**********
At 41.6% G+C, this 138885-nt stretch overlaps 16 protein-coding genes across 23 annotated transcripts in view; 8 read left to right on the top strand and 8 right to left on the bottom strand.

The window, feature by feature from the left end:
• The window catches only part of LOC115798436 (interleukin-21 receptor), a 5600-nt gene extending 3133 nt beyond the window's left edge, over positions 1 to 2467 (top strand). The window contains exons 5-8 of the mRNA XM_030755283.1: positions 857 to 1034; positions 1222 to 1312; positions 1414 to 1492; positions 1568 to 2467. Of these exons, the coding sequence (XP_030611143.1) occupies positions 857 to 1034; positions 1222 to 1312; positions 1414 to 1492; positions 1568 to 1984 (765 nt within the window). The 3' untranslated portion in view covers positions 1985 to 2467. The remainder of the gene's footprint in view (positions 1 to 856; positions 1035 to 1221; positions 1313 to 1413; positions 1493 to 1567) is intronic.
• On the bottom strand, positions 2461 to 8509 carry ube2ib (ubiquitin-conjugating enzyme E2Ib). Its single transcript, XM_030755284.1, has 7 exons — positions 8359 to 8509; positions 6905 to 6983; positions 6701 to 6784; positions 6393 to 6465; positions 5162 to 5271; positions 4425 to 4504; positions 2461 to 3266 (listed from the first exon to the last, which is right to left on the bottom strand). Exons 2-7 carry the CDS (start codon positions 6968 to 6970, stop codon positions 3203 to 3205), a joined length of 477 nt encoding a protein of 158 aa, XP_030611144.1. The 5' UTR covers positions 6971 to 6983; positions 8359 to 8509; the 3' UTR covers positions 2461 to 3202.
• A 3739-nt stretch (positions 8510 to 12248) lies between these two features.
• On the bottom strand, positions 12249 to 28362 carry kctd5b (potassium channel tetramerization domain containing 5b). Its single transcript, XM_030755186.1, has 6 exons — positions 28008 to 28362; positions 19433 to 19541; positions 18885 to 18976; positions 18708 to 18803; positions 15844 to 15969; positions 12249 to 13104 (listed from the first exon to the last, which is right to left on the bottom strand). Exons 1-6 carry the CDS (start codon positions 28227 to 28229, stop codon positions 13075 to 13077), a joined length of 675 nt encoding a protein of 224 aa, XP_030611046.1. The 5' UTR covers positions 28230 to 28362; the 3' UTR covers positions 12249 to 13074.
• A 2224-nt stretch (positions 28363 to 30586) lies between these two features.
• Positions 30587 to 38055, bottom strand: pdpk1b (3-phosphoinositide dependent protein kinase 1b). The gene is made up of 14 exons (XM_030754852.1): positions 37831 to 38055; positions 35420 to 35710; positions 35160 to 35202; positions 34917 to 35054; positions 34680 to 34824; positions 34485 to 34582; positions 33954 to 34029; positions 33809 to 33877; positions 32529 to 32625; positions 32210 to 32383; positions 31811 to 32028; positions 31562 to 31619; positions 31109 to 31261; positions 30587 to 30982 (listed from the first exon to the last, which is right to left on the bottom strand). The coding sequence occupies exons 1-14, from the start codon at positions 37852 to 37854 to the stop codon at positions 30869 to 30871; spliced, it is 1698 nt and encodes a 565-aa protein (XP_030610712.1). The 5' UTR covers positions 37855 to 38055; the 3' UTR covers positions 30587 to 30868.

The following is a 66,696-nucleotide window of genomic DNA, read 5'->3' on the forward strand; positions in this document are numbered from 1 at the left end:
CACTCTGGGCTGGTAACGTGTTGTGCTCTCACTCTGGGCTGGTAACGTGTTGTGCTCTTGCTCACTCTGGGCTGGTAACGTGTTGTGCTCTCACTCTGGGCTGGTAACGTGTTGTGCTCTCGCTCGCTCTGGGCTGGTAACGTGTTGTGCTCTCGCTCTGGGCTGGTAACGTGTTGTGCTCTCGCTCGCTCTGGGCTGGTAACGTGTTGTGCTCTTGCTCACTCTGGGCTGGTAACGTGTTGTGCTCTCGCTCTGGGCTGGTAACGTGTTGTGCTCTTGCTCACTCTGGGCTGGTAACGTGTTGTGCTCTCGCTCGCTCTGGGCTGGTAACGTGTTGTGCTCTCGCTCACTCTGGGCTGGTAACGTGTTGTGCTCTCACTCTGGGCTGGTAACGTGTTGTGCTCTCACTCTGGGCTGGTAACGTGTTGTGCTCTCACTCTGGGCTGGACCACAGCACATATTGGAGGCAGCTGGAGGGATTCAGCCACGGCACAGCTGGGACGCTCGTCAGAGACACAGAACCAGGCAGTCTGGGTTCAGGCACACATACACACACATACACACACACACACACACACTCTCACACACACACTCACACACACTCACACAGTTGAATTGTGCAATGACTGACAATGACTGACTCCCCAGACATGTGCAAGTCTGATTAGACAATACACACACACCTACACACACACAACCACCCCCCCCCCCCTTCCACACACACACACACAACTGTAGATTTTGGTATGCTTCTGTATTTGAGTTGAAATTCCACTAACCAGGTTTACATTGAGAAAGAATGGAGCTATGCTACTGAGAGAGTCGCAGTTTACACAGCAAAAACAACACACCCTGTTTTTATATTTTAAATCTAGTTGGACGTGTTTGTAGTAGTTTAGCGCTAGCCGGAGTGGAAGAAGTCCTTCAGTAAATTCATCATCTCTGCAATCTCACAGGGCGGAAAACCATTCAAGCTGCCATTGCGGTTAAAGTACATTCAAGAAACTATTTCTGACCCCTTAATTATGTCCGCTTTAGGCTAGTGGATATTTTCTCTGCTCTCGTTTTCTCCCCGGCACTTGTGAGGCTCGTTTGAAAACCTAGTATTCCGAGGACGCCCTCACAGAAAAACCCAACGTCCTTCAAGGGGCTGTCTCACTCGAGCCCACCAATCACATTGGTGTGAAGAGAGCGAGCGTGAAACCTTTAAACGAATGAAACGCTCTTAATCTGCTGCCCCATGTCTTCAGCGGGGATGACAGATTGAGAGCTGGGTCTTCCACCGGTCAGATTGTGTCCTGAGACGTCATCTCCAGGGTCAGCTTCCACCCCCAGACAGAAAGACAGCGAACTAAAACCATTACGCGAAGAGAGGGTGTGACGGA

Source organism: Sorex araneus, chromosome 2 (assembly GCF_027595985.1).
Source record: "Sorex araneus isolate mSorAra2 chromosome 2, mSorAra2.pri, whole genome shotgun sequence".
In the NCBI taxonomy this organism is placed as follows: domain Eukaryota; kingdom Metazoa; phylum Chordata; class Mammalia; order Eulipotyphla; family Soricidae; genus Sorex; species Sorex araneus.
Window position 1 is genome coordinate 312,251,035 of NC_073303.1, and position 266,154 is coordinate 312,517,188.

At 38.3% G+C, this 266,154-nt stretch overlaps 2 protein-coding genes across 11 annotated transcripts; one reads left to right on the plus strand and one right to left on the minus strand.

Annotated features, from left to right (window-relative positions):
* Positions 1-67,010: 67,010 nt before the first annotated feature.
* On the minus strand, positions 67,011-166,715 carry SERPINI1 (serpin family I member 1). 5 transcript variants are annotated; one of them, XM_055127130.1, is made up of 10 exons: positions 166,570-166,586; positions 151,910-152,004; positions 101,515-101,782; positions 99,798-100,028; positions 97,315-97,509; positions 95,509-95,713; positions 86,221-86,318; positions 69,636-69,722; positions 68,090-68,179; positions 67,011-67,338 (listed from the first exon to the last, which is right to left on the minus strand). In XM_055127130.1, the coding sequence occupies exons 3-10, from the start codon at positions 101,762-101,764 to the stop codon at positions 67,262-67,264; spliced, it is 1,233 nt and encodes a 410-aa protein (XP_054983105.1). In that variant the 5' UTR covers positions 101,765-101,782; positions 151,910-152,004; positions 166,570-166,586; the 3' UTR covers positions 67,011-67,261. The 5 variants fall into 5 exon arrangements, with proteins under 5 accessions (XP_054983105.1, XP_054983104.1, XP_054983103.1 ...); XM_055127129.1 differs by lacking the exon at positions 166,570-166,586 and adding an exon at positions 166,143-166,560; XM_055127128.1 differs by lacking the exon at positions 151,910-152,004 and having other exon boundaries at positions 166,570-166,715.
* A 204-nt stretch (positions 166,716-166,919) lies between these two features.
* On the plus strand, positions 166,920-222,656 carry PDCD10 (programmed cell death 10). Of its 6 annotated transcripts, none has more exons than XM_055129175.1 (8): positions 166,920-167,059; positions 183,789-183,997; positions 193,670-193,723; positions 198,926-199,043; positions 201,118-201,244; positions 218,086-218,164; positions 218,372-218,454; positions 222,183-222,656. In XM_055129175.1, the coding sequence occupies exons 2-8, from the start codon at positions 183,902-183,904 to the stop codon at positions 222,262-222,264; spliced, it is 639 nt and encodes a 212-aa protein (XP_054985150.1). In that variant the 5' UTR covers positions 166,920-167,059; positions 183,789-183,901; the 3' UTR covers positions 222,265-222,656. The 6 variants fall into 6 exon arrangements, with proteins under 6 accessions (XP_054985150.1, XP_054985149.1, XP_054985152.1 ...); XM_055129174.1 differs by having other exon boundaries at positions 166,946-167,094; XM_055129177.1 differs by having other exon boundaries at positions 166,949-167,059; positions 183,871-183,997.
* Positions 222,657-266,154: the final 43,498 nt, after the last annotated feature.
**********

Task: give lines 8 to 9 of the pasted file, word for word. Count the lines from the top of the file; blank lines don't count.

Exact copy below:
• Positions 30587 to 38055, bottom strand: pdpk1b (3-phosphoinositide dependent protein kinase 1b). The gene is made up of 14 exons (XM_030754852.1): positions 37831 to 38055; positions 35420 to 35710; positions 35160 to 35202; positions 34917 to 35054; positions 34680 to 34824; positions 34485 to 34582; positions 33954 to 34029; positions 33809 to 33877; positions 32529 to 32625; positions 32210 to 32383; positions 31811 to 32028; positions 31562 to 31619; positions 31109 to 31261; positions 30587 to 30982 (listed from the first exon to the last, which is right to left on the bottom strand). The coding sequence occupies exons 1-14, from the start codon at positions 37852 to 37854 to the stop codon at positions 30869 to 30871; spliced, it is 1698 nt and encodes a 565-aa protein (XP_030610712.1). The 5' UTR covers positions 37855 to 38055; the 3' UTR covers positions 30587 to 30868.

The following is a 66,696-nucleotide window of genomic DNA, read 5'->3' on the forward strand; positions in this document are numbered from 1 at the left end: